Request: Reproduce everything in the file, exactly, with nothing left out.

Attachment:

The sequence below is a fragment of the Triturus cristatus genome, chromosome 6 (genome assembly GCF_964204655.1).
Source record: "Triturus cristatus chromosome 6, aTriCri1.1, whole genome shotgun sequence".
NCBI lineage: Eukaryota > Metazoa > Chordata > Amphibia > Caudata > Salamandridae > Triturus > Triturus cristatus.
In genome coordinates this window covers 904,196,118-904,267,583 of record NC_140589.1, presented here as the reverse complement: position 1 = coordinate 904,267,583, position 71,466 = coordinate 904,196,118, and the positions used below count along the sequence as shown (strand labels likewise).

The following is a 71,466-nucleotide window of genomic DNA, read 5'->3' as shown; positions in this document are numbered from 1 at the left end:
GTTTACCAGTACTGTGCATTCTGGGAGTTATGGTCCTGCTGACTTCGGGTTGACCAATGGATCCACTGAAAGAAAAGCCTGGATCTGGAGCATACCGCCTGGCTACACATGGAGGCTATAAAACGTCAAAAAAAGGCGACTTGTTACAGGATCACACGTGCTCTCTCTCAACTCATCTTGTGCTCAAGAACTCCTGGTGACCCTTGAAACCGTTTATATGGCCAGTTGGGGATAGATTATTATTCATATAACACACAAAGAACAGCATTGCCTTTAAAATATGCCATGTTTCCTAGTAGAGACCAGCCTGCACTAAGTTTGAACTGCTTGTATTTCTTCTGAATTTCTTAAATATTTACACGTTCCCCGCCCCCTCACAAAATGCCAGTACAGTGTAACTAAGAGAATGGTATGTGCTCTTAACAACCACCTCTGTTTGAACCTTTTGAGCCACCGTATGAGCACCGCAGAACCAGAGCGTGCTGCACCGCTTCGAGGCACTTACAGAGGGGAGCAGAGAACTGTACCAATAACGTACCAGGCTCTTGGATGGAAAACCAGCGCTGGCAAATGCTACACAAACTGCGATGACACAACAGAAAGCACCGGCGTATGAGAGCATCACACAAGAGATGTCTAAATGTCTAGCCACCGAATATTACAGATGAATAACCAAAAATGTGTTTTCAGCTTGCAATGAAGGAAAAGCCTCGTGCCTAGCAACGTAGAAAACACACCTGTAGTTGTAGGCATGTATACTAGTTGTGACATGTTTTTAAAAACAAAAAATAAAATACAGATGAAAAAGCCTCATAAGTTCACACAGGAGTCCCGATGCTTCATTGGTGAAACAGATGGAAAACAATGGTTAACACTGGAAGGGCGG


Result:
The sequence below is a fragment of the Triturus cristatus genome, chromosome 6 (genome assembly GCF_964204655.1).
Source record: "Triturus cristatus chromosome 6, aTriCri1.1, whole genome shotgun sequence".
NCBI lineage: Eukaryota > Metazoa > Chordata > Amphibia > Caudata > Salamandridae > Triturus > Triturus cristatus.
In genome coordinates this window covers 904,196,118-904,267,583 of record NC_140589.1, presented here as the reverse complement: position 1 = coordinate 904,267,583, position 71,466 = coordinate 904,196,118, and the positions used below count along the sequence as shown (strand labels likewise).

The following is a 71,466-nucleotide window of genomic DNA, read 5'->3' as shown; positions in this document are numbered from 1 at the left end:
GTTTACCAGTACTGTGCATTCTGGGAGTTATGGTCCTGCTGACTTCGGGTTGACCAATGGATCCACTGAAAGAAAAGCCTGGATCTGGAGCATACCGCCTGGCTACACATGGAGGCTATAAAACGTCAAAAAAAGGCGACTTGTTACAGGATCACACGTGCTCTCTCTCAACTCATCTTGTGCTCAAGAACTCCTGGTGACCCTTGAAACCGTTTATATGGCCAGTTGGGGATAGATTATTATTCATATAACACACAAAGAACAGCATTGCCTTTAAAATATGCCATGTTTCCTAGTAGAGACCAGCCTGCACTAAGTTTGAACTGCTTGTATTTCTTCTGAATTTCTTAAATATTTACACGTTCCCCGCCCCCTCACAAAATGCCAGTACAGTGTAACTAAGAGAATGGTATGTGCTCTTAACAACCACCTCTGTTTGAACCTTTTGAGCCACCGTATGAGCACCGCAGAACCAGAGCGTGCTGCACCGCTTCGAGGCACTTACAGAGGGGAGCAGAGAACTGTACCAATAACGTACCAGGCTCTTGGATGGAAAACCAGCGCTGGCAAATGCTACACAAACTGCGATGACACAACAGAAAGCACCGGCGTATGAGAGCATCACACAAGAGATGTCTAAATGTCTAGCCACCGAATATTACAGATGAATAACCAAAAATGTGTTTTCAGCTTGCAATGAAGGAAAAGCCTCGTGCCTAGCAACGTAGAAAACACACCTGTAGTTGTAGGCATGTATACTAGTTGTGACATGTTTTTAAAAACAAAAAATAAAATACAGATGAAAAAGCCTCATAAGTTCACACAGGAGTCCCGATGCTTCATTGGTGAAACAGATGGAAAACAATGGTTAACACTGGAAGGGCGG